UN Climate Summit, Glasgow 2020

The UN climate negotiations (a.k.a COP26) were due to be held in Glasgow in November but this has been delayed due to the coronavirus. This page looks at what a COP is and why it matters.

What is COP?

COP is an abbreviation of ‘Conference of the Parties’ to the United Nations Framework Convention on Climate Change (UNFCCC) –  also known as the UN climate conference, climate talks, climate summit or climate negotiations!

COP takes place every year, and is the main forum for negotiations on global efforts to tackle the climate crisis. Some climate justice activists have described these talks as “negotiating who lives and dies.”

COP coming to Glasgow has been postponed

This year’s UN Climate Summit (COP26) was due to be held in the SEC in Glasgow from 9 – 20th November 2020. However, in April 2020 it was decided to postpone the event due to the coronavirus.

This decision has been taken by representatives of the COP Bureau of the UNFCCC, along with the UK Government and its Italian partners.

Dates for a rescheduled conference in 2021, hosted in Glasgow by the UK in partnership with Italy, will be set out in due course following further discussion with parties.

Read our full press statement in reaction to the postponement

When should the postponed COP take place then?

Because of the urgency of the climate crisis, we believe that COP26 needs to take place in the first half of 2021 and COP27 should still happen as planned that autumn.

The climate talks should go ahead as soon as it is safe to hold them. It is essential however that they do so on the basis that global south nations are able to fully attend and demand the action necessary to deal with the climate emergency. This means full access for global south nations, experts and activists.

There is historical precedent for two sets of climate talks in one year, with two rounds of climate negotiations taking place in 2001 in Bonn and Marrakech.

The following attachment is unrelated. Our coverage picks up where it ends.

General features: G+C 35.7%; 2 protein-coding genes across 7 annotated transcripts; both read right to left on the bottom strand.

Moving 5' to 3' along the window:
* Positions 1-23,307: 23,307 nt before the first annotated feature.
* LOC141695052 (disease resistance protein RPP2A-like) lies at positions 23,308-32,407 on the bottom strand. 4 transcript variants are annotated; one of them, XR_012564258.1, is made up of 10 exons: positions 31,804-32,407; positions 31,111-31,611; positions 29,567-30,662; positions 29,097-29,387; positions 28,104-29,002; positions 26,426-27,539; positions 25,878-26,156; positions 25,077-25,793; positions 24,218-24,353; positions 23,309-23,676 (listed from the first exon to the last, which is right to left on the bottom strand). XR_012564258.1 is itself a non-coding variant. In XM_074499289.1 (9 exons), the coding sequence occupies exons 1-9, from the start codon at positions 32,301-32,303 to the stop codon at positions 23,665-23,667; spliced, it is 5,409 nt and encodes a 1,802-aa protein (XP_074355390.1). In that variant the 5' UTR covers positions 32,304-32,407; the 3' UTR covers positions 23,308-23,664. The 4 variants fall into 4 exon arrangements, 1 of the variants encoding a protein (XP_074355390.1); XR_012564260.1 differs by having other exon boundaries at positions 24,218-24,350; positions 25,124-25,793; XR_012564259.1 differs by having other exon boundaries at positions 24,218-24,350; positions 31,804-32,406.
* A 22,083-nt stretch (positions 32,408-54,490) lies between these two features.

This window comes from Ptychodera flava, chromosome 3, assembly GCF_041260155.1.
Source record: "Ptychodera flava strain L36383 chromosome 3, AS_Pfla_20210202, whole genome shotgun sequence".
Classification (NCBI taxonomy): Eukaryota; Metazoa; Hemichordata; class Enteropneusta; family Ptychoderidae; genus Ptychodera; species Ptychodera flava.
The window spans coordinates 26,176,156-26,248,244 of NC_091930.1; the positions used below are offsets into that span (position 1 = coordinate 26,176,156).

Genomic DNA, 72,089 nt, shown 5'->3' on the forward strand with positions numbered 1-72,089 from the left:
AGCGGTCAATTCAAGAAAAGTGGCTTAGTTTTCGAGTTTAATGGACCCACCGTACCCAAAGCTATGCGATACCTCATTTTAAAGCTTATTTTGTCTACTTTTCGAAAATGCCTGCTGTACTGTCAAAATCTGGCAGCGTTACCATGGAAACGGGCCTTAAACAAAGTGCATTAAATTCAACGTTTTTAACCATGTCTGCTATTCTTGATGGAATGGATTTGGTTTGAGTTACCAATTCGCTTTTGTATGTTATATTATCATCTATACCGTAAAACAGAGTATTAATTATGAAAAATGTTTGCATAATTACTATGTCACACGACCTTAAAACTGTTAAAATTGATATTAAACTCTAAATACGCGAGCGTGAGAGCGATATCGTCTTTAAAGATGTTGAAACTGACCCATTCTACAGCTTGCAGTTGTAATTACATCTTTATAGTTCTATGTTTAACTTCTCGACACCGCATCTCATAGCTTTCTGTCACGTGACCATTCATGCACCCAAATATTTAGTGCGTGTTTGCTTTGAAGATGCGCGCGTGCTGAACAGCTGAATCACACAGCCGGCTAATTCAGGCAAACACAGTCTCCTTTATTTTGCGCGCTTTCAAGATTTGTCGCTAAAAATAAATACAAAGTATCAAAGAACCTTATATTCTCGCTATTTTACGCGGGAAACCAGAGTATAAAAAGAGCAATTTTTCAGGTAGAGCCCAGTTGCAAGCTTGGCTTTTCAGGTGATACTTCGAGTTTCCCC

COP is an opportunity for climate action in Scotland.

It was supposed to bring thousands of climate justice activists, international organisations, and people from frontline and Indigenous communities to Scotland, giving us an incredible opportunity to connect and learn from each other.

We must ensure that global South voices can participate in Glasgow, and that we listen to their demands for climate justice

This is also a chance to grow our movement in Scotland, and make demands for bold local and national action while the spotlight is on our climate efforts.

Who attends?

At COP25 in Madrid last December, over 26,700 people from all around the world were registered to attend.

That included nearly 14,000 official negotiators, representing 197 different countries (parties) in the talks. These representatives contribute to the conference discussions about issues like cutting emissions and compensating countries impacted by climate breakdown.

Civil society (including NGOs, Indigenous, frontline and faith groups) also attend as ‘observers’ to the talks. Friends of the Earth Scotland attends as observer every year,

They can assist or put pressure on their countries, highlight key issues and organise events. 

In Madrid there were nearly 10,000 people attending from observer organisations – such as scientists, business groups and various non-governmental organisations – and 3,076 journalists. [Breakdown from Carbon Brief]

But representation is not equal. The bigger, wealthier countries can send over 200 people, whereas global South nations may only be able to send 1 or 2.

Glasgow Scottish Events Campus

How can I get involved? 

When the summit is re-scheduled, it is important to note that most people in Scotland will not be able to get passes to go inside the official UN summit. However, this doesn’t mean you’ll be missing out! Far from it. There will be a mass mobilisation and a people’s summit.